Quacks II: Beyond Chiropracty and Personal Trainers

Posted February 22nd, 2010 in Uncategorized by Clint

Lately, the fact has come up that I had carelessly namedropped “reflexology” in an otherwise (hopefully) respectable and science-driven book. In retrospect, this was probably an error. On occasion, I let myself get excited about various pilot studies that come out with quantifiable results from deep tissue massage as complimentary therapy, and the NIH (and science in general) tends to classify foot and/or hand massage as ‘reflexology’. So that’s what I call it. However, I do not take any stock in the “Reflexology” as in a systematized practice of massaging pressure points in an effort to cause internal responses in the body and organs or redirect energy or chi or ki or whatever you want to say.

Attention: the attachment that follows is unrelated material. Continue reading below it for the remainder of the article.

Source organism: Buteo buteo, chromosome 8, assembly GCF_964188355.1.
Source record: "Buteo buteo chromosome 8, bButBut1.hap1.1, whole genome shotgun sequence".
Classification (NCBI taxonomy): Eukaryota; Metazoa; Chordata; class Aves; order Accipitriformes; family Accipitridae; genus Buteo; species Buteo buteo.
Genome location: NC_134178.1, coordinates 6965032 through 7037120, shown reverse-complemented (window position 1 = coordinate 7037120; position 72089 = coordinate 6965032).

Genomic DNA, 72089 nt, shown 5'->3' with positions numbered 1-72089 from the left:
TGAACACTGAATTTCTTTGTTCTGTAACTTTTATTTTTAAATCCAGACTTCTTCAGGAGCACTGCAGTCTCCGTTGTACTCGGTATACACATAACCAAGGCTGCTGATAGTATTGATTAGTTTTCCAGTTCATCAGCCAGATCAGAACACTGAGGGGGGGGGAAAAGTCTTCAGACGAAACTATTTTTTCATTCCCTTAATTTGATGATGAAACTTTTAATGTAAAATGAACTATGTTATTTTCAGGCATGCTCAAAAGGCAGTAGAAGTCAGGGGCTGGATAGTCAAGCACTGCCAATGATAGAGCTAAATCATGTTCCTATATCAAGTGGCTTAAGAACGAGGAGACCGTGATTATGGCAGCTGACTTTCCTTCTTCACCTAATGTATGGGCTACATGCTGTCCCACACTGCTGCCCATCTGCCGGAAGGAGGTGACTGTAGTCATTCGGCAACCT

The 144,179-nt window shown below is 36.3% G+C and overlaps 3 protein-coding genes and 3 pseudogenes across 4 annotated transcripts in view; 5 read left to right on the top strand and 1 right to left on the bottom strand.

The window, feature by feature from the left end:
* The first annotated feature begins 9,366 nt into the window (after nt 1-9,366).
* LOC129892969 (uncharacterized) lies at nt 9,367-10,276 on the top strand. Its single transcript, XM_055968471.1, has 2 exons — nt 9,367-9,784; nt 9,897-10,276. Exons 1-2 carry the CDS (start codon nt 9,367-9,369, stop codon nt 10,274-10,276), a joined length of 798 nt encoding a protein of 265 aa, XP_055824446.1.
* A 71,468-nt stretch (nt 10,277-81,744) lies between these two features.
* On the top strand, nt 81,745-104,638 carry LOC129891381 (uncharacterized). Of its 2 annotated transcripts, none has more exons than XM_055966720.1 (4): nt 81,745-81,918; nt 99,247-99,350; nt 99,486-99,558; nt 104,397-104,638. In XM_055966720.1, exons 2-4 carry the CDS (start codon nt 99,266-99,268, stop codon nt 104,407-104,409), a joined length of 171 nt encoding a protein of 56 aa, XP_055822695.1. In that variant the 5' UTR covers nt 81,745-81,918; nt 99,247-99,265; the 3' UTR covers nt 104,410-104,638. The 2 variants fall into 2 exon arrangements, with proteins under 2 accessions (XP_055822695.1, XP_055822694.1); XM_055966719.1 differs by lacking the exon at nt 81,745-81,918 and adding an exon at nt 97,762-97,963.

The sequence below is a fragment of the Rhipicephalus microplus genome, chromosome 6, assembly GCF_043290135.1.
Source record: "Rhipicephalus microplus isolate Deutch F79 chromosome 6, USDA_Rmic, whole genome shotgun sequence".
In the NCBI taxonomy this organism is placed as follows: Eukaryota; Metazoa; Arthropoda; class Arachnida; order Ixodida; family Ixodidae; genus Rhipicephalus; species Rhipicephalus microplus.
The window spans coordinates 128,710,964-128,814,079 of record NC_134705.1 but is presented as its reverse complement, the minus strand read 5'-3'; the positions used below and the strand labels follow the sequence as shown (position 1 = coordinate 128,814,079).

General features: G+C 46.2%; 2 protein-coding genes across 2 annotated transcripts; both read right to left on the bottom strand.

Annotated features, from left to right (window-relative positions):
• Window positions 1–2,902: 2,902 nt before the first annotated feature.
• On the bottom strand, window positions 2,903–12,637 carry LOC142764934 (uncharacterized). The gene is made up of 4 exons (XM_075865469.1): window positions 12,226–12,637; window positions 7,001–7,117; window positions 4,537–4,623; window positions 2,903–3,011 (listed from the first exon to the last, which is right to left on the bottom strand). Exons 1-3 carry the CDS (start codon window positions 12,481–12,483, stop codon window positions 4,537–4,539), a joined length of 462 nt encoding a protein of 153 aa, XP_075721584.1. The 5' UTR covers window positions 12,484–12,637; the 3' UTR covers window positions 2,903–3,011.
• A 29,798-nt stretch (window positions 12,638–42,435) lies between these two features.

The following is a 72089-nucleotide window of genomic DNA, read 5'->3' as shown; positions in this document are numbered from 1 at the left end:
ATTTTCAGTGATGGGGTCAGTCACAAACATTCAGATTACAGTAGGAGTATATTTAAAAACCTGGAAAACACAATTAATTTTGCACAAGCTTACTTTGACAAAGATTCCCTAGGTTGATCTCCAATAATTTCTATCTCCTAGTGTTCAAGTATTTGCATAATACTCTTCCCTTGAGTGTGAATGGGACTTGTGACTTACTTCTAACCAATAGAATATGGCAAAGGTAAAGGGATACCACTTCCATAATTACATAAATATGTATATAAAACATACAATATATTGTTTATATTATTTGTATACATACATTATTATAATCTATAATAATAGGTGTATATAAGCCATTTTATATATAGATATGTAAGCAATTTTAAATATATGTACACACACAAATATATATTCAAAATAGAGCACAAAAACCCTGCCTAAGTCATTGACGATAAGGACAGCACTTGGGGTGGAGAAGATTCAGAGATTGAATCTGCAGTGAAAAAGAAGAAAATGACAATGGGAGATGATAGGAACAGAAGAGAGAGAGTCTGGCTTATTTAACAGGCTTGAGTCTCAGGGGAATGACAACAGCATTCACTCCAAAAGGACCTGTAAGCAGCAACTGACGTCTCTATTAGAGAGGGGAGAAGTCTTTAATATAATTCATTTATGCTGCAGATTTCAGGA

I don’t mean to simply to distance myself from it. I expect any ‘science’, especially medicine or wellness related, to apply the scientific method to its study and findings as strictly as is possible (I understand fields that aren’t “hard” science like sociology and political science have a tougher time adhering, but I respect those that do their best). Disregard for scientific method is often because the systemizers wish the results to reflect the theory and not the other way around.

I used to be ambivalent to quackery; live and let live, if it makes someone happy then great, whatever. But apathy is not suitable, since if someone profits by pushing quackery it not only encourages more ‘believers’, but putting money and thereby ‘success’ into such a practice also perpetuates by convincing some said believers (or less scrupulous hucksters) into following suit, buying the books, practicing, preaching, and perhaps believing whole-heartedly in the schtick themselves.